Climate change still an important issue

To the Editor:

A critical skill for magicians is to be able to misdirect your attention while executing the deception. “Look at this hand while I fool you with the other one.”  

Such is the current attack on climate change by those who try to convince us that it’s not an important issue. The new strategy is not so much to deny that climate change isn’t happening, but rather to state that it has happened before and is a natural process. So why should we worry?

This change from “it isn’t happening” to “it’s happened before” would be irrelevant and silly if it weren’t so dangerous. The basic fact is true. The earth has been both significantly warmer and colder than now. Likewise, ocean levels have been both higher and lower than they are now. So what’s the big deal?

The crucial fact that isn’t mentioned is that these events occurred thousands and millions of years ago and that the changes occurred over centuries and millennia rather than over decades. The “Big Deal” is that thousands of years ago we did not have most of the population living near seacoasts, we did not have New York, Charleston, Miami and hundreds of other coastal communities. We did not have major military installations like Norfolk and San Diego with all of the buildings, roads, bridges, pipelines, etc., associated with those cities and bases.

The cost of replacing, relocating or protecting all of this is astronomical. Consider the cost and disruption caused by Superstorm Sandy ($65 billion, 650,000 homes damaged or destroyed) and imagine how much worse it would have been if sea level was a foot higher. We could build dikes like the Netherlands or storm gates like London, but at what cost?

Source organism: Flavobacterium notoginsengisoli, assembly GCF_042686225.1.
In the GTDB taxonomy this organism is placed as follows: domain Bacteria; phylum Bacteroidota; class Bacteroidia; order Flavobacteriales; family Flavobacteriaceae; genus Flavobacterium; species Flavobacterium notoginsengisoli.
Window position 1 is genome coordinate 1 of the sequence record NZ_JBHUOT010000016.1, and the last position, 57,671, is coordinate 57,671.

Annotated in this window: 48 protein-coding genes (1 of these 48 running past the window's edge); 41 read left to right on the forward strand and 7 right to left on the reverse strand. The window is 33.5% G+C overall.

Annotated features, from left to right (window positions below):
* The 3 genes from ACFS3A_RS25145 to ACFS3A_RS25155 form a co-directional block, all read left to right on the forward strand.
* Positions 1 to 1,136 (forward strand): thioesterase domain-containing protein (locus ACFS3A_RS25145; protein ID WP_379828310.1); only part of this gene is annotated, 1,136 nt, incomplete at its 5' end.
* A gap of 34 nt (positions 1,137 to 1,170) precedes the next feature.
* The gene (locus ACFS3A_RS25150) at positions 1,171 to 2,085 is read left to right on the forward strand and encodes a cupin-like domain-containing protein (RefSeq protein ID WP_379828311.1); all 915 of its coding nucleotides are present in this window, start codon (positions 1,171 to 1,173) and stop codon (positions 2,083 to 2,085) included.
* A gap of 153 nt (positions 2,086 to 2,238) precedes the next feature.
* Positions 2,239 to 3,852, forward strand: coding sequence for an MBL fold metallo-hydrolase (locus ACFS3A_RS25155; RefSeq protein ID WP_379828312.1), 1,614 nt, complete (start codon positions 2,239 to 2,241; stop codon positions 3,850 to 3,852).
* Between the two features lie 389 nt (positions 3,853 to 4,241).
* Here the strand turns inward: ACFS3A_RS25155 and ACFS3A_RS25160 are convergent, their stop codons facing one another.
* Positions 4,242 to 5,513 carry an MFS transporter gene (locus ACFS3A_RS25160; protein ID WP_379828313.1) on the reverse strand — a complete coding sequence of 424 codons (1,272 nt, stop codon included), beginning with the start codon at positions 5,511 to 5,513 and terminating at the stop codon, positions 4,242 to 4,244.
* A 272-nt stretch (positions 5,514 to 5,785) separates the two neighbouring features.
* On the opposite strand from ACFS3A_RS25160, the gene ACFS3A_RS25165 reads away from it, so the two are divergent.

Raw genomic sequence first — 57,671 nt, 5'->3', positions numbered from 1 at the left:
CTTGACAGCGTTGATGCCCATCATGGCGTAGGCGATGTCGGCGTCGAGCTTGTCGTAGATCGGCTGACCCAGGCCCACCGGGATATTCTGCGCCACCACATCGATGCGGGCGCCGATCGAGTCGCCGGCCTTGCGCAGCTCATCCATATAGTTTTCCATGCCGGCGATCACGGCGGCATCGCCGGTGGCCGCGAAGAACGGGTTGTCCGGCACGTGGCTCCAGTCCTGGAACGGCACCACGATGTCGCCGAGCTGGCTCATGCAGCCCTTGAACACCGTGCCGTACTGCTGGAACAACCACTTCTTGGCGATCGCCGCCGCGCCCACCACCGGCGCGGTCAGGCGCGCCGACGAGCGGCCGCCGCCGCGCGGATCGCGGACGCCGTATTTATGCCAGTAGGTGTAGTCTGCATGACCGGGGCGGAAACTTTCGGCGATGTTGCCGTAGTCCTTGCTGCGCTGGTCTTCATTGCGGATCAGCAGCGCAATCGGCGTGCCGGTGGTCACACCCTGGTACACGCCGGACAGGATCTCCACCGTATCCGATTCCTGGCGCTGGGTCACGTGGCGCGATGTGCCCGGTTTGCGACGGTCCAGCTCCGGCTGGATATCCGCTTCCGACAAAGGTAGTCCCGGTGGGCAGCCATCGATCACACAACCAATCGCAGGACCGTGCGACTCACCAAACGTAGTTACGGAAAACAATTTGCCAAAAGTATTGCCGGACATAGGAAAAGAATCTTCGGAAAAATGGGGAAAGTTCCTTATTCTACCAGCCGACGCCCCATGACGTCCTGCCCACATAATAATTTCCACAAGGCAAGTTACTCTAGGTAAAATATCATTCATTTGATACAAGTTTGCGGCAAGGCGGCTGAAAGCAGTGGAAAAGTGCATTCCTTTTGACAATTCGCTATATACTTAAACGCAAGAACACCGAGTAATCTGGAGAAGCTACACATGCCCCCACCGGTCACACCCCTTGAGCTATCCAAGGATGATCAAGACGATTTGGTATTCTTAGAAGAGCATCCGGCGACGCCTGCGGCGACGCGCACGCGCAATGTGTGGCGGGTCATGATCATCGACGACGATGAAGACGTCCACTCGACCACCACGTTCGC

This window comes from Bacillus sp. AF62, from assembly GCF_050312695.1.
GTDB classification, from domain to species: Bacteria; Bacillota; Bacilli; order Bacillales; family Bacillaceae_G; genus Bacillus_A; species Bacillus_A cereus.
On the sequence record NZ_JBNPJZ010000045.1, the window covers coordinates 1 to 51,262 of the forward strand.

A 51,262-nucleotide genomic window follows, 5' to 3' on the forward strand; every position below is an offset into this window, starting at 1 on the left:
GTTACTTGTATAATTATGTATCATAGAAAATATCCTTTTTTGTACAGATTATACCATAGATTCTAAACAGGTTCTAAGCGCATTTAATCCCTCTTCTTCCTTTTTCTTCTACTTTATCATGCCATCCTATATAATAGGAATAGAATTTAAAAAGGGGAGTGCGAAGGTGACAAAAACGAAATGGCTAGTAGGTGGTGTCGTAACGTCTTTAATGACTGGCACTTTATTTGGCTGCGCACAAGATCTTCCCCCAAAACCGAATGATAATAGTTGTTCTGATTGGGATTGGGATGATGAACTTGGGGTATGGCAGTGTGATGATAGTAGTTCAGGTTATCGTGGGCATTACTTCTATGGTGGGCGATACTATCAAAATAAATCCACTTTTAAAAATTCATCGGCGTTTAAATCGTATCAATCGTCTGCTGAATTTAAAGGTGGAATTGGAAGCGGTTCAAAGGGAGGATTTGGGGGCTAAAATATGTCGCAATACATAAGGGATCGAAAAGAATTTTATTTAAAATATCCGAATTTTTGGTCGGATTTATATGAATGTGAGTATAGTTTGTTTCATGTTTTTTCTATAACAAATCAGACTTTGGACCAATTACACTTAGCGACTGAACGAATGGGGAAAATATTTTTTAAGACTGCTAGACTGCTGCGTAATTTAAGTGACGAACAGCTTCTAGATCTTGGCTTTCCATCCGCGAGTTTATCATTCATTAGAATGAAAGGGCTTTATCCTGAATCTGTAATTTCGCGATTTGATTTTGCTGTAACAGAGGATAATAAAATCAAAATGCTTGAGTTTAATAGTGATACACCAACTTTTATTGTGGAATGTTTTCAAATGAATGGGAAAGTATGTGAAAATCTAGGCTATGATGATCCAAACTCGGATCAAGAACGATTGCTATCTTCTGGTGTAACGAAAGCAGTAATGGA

The danger in the new rhetoric from the climate change deniers is this: climate change is happening and sea level is rising. There is also a strong suggestion that extreme climate events are becoming more frequent and severe, as predicted by the climate scientists. It’s going to cost a lot to deal with, both in dollars and lives. The longer we delay, the more it will cost.

The insurance industry and U.S. Department of Defense are taking this issue seriously. Maybe it’s time that the public and Congress take a fact-based approach to the problem rather than following the misdirection to irrelevant issues.

John Gladden


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